by Russell Jaslow
by Jean-François Bouzanquet
ISBN: 978-1-84584-225-3. List Price: $59.95.
I grew up in the era of Janet Guthrie, Shirley Muldowney, and Michèle Mouton. I also grew up with a very strong mother and older sister. Perhaps for those reasons, I never found the idea of women race car drivers to be an oddity or an invasion into a man's world. Even though I knew and understood the many hurdles female racers faced, from my perspective it didn't seem abnormal.
What did surprise me throughout the years since my childhood as more and more women took up racing was the lack of any written record of women in racing, besides the occasional biography or autobiography of some of the more well known participants. And what surprised me even more was how many women competed throughout the history of the sport. Until now. First there was Fast Women, The Legendary Ladies of Racing
by Todd McCarthy which concentrated on the American scene, mainly the sports car set.
Now, there is Fast Ladies; Female Racing Drivers, 1888-1970. Jean-François Bouzanquet takes a Eurocentric approach (he mentions only two Americans, Dennis McCluggage and Betty Skelton), weaving the attitudes of the times towards women drivers in general with the exploits of those who went beyond the road to compete on the track. It begins with the very start of the sport and ends when women's lib takes hold, thus making the female racer less of an oddity.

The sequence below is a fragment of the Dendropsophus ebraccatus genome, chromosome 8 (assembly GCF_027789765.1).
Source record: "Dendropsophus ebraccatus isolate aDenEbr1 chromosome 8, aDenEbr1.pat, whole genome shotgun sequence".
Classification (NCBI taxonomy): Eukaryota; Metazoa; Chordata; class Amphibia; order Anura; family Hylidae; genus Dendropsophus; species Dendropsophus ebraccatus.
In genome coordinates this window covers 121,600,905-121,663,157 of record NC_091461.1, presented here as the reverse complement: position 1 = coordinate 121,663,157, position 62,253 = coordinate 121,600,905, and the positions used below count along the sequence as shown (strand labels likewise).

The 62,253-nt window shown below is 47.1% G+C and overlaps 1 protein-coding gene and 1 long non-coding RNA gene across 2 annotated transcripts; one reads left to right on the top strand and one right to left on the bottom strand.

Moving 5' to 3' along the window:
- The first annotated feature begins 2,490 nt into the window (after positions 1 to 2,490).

Violette Morris, the most controversial figure amongst women race car drivers. She carried everything to the extreme and beyond, eventually meeting her fate at the hands of a British led French Resistance commando operation.
Many of us grew up reading about the fascinating personalities that make up racing as their stories helped us fall in love with the sport and its drivers. It is no different when it comes to the "fairer" sex, and in many cases, fairer is an inaccurate adjective. How some of these stories could have been hidden for so long is a mystery, but now they are revealed. It is the prime reason to read this book.
Take Frenchwoman Violette Morris who is by far the most extreme case. She is the quintessential definition of tomboy. She is also the quintessential definition of whatever a man can do, so can a women as well as commitment and traitor. She successfully competed in many sports, sometimes against men, sometimes beating them including in boxing. She was married for five years, yet was openly gay, dressed in men's suits, and seemingly always had a cigarette in her mouth. She was so committed to her craft, she voluntarily had her breasts removed, so she could more easily fit behind a steering wheel. Nicknamed "the hyena of the Gestapo," she sided with Hitler, was a special guest in his Olympic box, fed secrets to the Germans during the occupation of France, and finally met her fate in a hail of bullets from a mission specifically designed to get the traitor.
Kay Petre sitting in her Austin Seven Grasshopper at the start of the 1937 24 Hours of Le Mans which resulted in a DNF due to a drop in oil pressure. Eight women competed in that year's race. Later that year, Petre was nearly killed at Brooklands.